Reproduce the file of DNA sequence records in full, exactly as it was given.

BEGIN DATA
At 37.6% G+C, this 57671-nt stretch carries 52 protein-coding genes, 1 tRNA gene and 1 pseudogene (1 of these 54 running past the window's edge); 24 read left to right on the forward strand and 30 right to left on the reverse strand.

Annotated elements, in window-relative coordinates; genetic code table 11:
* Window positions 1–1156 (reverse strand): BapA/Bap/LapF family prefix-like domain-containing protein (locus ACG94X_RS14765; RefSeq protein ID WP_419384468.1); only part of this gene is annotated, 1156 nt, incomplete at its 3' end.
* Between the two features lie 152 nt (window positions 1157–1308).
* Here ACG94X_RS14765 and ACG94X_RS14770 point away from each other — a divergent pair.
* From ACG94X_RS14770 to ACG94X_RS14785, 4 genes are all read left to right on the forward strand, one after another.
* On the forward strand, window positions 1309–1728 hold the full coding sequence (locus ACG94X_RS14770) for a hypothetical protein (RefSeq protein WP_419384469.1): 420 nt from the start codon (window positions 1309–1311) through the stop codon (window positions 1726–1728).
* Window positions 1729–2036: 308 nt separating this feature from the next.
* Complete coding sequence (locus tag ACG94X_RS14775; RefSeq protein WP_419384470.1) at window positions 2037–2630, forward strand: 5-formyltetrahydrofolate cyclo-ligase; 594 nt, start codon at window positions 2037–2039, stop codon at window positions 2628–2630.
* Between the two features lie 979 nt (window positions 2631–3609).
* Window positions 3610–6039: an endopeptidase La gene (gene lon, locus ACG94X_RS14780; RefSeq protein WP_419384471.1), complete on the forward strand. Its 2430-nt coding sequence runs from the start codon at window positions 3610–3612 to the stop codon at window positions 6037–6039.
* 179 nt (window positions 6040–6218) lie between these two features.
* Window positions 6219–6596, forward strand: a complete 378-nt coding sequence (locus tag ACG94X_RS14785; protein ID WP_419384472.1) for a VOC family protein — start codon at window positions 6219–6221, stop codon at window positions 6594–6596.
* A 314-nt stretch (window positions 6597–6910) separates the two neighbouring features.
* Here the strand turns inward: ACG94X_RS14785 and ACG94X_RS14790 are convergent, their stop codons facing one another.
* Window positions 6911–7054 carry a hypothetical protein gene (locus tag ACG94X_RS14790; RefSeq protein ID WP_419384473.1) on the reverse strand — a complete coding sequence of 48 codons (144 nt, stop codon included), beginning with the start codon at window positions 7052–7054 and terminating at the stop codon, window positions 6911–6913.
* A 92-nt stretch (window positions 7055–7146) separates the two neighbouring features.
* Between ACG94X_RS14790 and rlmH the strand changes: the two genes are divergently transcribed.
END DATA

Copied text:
At 37.6% G+C, this 57671-nt stretch carries 52 protein-coding genes, 1 tRNA gene and 1 pseudogene (1 of these 54 running past the window's edge); 24 read left to right on the forward strand and 30 right to left on the reverse strand.

Annotated elements, in window-relative coordinates; genetic code table 11:
* Window positions 1–1156 (reverse strand): BapA/Bap/LapF family prefix-like domain-containing protein (locus ACG94X_RS14765; RefSeq protein ID WP_419384468.1); only part of this gene is annotated, 1156 nt, incomplete at its 3' end.
* Between the two features lie 152 nt (window positions 1157–1308).
* Here ACG94X_RS14765 and ACG94X_RS14770 point away from each other — a divergent pair.
* From ACG94X_RS14770 to ACG94X_RS14785, 4 genes are all read left to right on the forward strand, one after another.
* On the forward strand, window positions 1309–1728 hold the full coding sequence (locus ACG94X_RS14770) for a hypothetical protein (RefSeq protein WP_419384469.1): 420 nt from the start codon (window positions 1309–1311) through the stop codon (window positions 1726–1728).
* Window positions 1729–2036: 308 nt separating this feature from the next.
* Complete coding sequence (locus tag ACG94X_RS14775; RefSeq protein WP_419384470.1) at window positions 2037–2630, forward strand: 5-formyltetrahydrofolate cyclo-ligase; 594 nt, start codon at window positions 2037–2039, stop codon at window positions 2628–2630.
* Between the two features lie 979 nt (window positions 2631–3609).
* Window positions 3610–6039: an endopeptidase La gene (gene lon, locus ACG94X_RS14780; RefSeq protein WP_419384471.1), complete on the forward strand. Its 2430-nt coding sequence runs from the start codon at window positions 3610–3612 to the stop codon at window positions 6037–6039.
* 179 nt (window positions 6040–6218) lie between these two features.
* Window positions 6219–6596, forward strand: a complete 378-nt coding sequence (locus tag ACG94X_RS14785; protein ID WP_419384472.1) for a VOC family protein — start codon at window positions 6219–6221, stop codon at window positions 6594–6596.
* A 314-nt stretch (window positions 6597–6910) separates the two neighbouring features.
* Here the strand turns inward: ACG94X_RS14785 and ACG94X_RS14790 are convergent, their stop codons facing one another.
* Window positions 6911–7054 carry a hypothetical protein gene (locus tag ACG94X_RS14790; RefSeq protein ID WP_419384473.1) on the reverse strand — a complete coding sequence of 48 codons (144 nt, stop codon included), beginning with the start codon at window positions 7052–7054 and terminating at the stop codon, window positions 6911–6913.
* A 92-nt stretch (window positions 7055–7146) separates the two neighbouring features.
* Between ACG94X_RS14790 and rlmH the strand changes: the two genes are divergently transcribed.